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Clothing

Clothing is a form of shelter.

Clothing is needed for protection from the elements and protection for the body.

The most important areas to keep warm are the hands, feet, and especially the head.

The hands and feet are the parts of the body that get cold the quickest, but most warmth from the body is lost from the head.

A good hat is a very important aspect of keeping warm.

When dealing with cold and wet weather, wearing two or more layers of clothing is the most effective method for keeping warm. Layers of clothing trap what is known as "dead air" between them.

Dead air is air that is not moving, and as such, able to remain heated by the body. Using multiple layers as opposed to one heavy garment traps more of this dead air and keeps one warmer.

Another benefit of wearing layered clothing is the ability to take them on or off according to changes in temperature.

These guidelines are for optimum outdoor warmth and water resistance.

The first layer of clothing, the one touching the skin, is very important and needs to have certain properties. One of the properties is known as "wicking".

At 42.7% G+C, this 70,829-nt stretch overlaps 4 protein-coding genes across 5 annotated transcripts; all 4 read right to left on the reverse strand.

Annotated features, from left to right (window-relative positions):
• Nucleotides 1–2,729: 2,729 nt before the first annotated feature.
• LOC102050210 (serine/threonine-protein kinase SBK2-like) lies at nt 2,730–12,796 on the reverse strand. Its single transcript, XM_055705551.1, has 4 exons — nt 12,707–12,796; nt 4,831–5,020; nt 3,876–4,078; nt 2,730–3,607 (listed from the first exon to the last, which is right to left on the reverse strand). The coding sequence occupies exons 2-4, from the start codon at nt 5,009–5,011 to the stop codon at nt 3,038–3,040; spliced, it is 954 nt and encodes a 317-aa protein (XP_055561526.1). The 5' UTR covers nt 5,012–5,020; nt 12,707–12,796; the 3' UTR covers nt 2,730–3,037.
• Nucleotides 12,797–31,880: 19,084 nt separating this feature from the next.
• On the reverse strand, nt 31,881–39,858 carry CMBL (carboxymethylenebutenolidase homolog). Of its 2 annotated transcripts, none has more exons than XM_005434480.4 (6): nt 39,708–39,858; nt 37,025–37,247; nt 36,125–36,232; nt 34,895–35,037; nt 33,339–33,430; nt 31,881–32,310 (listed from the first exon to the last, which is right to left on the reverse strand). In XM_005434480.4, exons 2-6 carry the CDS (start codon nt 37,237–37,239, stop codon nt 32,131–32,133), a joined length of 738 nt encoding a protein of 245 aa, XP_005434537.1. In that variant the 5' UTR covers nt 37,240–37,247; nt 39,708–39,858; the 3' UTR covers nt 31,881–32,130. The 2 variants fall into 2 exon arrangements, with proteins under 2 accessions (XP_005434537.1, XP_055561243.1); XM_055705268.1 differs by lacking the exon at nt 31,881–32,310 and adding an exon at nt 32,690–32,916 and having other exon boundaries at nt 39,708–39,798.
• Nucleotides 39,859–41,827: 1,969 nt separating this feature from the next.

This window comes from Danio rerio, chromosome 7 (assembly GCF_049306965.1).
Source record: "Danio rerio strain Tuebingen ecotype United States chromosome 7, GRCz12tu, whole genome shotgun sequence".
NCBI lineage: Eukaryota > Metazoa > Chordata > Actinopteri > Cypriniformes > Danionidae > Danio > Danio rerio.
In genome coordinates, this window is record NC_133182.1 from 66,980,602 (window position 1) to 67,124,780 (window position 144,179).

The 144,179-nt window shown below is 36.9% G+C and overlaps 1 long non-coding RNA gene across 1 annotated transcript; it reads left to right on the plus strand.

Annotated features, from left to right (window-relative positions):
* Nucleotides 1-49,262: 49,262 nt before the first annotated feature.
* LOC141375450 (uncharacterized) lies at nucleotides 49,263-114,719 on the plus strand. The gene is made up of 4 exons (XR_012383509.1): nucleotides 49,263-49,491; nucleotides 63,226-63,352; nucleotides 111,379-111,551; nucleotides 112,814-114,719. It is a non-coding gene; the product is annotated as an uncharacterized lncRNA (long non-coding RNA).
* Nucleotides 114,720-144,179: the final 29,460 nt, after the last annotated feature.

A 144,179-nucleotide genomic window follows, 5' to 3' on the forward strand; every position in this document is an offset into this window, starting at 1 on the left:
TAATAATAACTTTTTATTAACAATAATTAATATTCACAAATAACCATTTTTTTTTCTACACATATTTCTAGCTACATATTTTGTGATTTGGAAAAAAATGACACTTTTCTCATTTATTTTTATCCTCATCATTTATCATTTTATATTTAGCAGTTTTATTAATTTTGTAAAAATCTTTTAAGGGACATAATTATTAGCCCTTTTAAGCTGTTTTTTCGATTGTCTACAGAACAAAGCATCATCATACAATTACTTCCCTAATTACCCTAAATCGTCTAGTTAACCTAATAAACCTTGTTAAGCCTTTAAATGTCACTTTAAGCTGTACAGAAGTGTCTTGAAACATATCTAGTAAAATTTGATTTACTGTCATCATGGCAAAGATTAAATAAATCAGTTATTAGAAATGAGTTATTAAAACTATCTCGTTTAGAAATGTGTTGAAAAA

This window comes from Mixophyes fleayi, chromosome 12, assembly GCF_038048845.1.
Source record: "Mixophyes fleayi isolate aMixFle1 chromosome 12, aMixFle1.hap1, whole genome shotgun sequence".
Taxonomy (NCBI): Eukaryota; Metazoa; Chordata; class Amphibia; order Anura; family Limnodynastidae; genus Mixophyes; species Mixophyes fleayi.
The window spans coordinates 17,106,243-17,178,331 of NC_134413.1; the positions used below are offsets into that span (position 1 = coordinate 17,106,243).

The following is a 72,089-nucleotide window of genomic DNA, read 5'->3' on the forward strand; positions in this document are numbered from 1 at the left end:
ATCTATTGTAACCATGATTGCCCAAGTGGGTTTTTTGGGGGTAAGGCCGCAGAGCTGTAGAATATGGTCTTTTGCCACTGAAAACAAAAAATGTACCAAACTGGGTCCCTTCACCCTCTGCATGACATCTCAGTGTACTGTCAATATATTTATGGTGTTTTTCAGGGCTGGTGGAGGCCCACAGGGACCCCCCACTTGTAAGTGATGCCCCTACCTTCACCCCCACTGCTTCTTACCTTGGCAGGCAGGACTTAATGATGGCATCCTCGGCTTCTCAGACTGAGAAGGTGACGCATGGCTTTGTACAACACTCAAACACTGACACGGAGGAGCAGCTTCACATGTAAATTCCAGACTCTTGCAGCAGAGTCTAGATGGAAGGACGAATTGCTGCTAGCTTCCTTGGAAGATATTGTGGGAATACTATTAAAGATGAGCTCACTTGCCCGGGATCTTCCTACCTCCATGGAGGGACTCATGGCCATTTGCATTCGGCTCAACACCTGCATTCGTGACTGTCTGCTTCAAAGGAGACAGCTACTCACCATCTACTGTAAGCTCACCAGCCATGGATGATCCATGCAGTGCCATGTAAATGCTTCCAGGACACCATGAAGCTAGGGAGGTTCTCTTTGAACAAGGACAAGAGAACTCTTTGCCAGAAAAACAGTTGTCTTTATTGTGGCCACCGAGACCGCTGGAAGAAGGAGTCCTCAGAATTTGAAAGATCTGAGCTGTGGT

Wicking is the ability of a material to pull moisture away from the body just as a candle wick pulls melted wax to the flame as it burns. A cloth with wicking properties will keep one dryer, warmer, and feeling more comfortable. Common materials with good wicking capability are wool and various synthetics such as polyester.

The second layer of clothing needs to keep you warm. Wool is a very good choice for this as it is quite warm and it retains warmth even when wet. There are also a wide variety of synthetic materials that retain their warmth when wet.

Cotton is a comfortable material but cotton completely loses its warmth when wet.

NEVER WEAR WET COTTON IN THE COLD!

The outer layer of clothing, the third layer, works best with water resistant qualities. Synthetic materials such as nylon are good at repelling water and keeping the other layers dry. The main drawback of wearing a plastic outer layer is that it is typically noisy during movement.

If you find yourself in a cold situation without anything warm to wear, you can make your own layers by stuffing anything insulating into your clothes. Dry leaves in the woods can trap heat very well and keep you very warm. Try sleeping in a leaf pile sometime!

Another good emergency insulator is crumpled paper. Just stuff balls of paper into your clothing.

Having needles, thread, and patching materials handy is vital to keeping your clothes in good shape.

It is also important to keep your clothing clean. My favorite soap is Dr. Bronner's

Having a decent pair of boots is also very important. Boots can be fairly expensive but they are worth it. Be sure to try and get a pair that is waterproof and durable.

My favorite boots are made by Danner.


Authored by Andrew Vavrek

You are free to copy, distribute, and alter this information as long as you allow everyone else to do the same.

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